Training for field staff was undertaken in two tiers: 6 days training of trainers, which was conducted at a central point; and a week's training of enumerators in 8 training venues spread over the country.
The fieldwork was undertaken in 21 consecutive days during the months of December 1998 and January 1999. About 250 enumerators who are permanent employees of CBS based in each of the surveyed districts collected the data. Fifty District Statistical Officers (DSOs) supervised data collection at district level. In addition, 32 district coordinators were constituted to coordinate the survey in each of the districts; while the 250 CBS field enumerators, who are permanent employees of CBS based in each of surveyed districts, manned the NASSEP clusters and collected the data.
The enumerators had a range of responsibilities, which included:
Locating the sampled households within the assigned clusters by use of cluster maps;
Establishing rapport with respondents to gain their consent to be interviewed;
Conducting personal interviews and recording answers using the questionnaire by following instructions given during their training and elaborated in the enumerators' reference manual;
Checking the completed questionnaires to ensure that all questions are asked and the responses are neatly and legibly recorded;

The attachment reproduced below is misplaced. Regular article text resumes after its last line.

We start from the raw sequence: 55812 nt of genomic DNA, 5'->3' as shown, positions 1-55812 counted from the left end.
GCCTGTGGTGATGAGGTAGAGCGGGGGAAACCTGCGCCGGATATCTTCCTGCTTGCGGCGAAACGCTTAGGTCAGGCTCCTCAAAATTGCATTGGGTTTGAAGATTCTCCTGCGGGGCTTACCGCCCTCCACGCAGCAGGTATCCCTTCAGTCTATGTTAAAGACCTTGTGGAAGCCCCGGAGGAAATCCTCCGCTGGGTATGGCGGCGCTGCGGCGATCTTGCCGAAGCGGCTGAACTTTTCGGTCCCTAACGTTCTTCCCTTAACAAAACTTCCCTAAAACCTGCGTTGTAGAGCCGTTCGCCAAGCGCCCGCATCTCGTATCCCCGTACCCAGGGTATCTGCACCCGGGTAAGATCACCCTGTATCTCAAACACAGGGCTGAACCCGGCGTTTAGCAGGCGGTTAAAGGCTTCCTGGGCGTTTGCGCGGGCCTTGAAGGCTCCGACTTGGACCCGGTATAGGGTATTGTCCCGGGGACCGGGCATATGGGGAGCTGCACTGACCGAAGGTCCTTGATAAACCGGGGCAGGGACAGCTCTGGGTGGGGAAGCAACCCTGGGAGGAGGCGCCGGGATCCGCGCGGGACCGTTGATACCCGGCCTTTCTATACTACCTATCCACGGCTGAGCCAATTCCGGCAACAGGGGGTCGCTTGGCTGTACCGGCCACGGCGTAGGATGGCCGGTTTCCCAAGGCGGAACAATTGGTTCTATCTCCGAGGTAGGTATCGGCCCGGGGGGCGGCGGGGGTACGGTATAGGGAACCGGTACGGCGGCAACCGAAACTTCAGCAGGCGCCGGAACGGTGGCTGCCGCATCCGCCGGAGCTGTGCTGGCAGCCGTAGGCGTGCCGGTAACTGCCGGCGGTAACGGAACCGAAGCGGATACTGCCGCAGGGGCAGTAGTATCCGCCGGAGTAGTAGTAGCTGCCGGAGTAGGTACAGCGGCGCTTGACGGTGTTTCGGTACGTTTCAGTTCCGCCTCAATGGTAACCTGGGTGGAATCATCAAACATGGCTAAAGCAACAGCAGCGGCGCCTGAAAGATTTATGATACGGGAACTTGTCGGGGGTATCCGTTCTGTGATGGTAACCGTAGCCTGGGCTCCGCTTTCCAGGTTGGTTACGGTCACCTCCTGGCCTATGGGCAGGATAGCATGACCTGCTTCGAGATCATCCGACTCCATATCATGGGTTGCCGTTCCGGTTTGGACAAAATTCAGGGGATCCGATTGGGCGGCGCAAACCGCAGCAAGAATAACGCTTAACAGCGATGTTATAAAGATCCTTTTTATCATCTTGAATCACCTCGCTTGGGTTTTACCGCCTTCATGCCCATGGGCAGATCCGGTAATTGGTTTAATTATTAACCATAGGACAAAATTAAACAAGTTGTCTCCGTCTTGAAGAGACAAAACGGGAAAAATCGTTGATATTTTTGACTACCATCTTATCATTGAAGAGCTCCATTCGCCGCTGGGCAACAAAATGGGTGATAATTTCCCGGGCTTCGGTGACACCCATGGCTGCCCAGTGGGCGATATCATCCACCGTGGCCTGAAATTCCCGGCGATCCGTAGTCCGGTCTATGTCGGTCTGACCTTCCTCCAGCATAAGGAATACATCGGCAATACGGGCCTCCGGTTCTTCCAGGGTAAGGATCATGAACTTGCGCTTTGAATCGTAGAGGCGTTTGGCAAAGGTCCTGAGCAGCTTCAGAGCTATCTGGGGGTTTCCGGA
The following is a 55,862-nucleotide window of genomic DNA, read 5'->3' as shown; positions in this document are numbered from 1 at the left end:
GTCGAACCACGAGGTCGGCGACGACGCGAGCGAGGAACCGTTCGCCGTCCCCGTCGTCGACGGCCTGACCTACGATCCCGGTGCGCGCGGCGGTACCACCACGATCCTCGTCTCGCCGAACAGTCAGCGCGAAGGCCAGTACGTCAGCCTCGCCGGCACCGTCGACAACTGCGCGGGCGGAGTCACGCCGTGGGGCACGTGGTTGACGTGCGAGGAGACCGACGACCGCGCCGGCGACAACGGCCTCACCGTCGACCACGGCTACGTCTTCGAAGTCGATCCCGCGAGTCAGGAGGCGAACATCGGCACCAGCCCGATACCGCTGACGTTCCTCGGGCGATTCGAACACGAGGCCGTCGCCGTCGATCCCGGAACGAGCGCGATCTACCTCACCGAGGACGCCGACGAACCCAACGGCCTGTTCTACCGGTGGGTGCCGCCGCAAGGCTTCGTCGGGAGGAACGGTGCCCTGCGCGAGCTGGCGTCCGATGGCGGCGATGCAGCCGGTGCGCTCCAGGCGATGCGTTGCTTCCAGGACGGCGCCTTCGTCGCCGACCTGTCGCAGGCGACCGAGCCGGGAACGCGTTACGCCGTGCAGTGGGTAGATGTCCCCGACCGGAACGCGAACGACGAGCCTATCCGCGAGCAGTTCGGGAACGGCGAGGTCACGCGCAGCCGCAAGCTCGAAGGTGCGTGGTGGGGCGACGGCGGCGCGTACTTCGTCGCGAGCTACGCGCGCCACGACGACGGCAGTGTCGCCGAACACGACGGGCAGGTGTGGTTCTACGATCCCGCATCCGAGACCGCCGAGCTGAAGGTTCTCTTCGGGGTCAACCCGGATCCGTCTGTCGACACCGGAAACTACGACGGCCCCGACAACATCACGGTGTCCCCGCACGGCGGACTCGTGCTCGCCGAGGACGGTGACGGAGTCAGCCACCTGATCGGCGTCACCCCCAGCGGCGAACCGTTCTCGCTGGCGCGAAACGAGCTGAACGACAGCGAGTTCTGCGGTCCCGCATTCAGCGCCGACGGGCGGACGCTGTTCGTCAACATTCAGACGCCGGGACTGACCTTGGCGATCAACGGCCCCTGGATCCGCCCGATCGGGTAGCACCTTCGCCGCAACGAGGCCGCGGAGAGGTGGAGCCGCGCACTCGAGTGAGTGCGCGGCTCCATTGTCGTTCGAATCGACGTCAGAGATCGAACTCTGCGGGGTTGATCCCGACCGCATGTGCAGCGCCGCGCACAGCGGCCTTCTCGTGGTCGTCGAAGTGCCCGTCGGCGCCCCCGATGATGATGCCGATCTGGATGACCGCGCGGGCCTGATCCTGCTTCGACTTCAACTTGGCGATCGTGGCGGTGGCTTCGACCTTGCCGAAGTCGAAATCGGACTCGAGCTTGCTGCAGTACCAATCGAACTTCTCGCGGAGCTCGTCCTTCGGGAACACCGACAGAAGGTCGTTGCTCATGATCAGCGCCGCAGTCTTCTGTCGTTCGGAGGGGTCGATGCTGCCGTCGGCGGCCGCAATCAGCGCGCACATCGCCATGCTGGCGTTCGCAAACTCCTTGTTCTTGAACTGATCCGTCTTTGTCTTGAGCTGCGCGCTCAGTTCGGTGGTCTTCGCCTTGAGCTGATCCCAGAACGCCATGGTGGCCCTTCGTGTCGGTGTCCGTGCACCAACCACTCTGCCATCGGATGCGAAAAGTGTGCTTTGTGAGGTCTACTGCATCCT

Returning to the respondents where necessary to clarify suspect entries and for appointments to finish uncompleted interviews;
Preparing debriefing notes for the supervisor on the problems encountered; and
Forwarding all completed questionnaires to the supervisor or the DSO.
Kenya National Bureau of Statistics
Ministry of Planning
The ILFS questionnaire presented as Appendix II consisted of three modules with a total of thirteen forms set up as follows:
The labour force module consisting of four forms LFS/1/98 through LFS/IV/98, which solicited demographic and labour force particulars;
The informal sector module consisting of three forms LFS/V/98 through LFS/VII/98, which solicited information on informal sector businesses; and
The child labour module consisting of six forms LFS/VIII/98 through LFS/XIII/98, which collected information on working children aged 5-17 years in an attempt to determine the size and structure of child labour in Kenya.
The field staff in the districts where the survey was conducted undertook the initial editing of the questionnaires. The edited questionnaires were then forwarded to the CBS head office for further editing and processing using FoxPro 2.0 software. Thereafter the data were verified and validated up to the analysis stage to identify and correct invalid codes, duplicates, missing variables and other internal inconsistencies.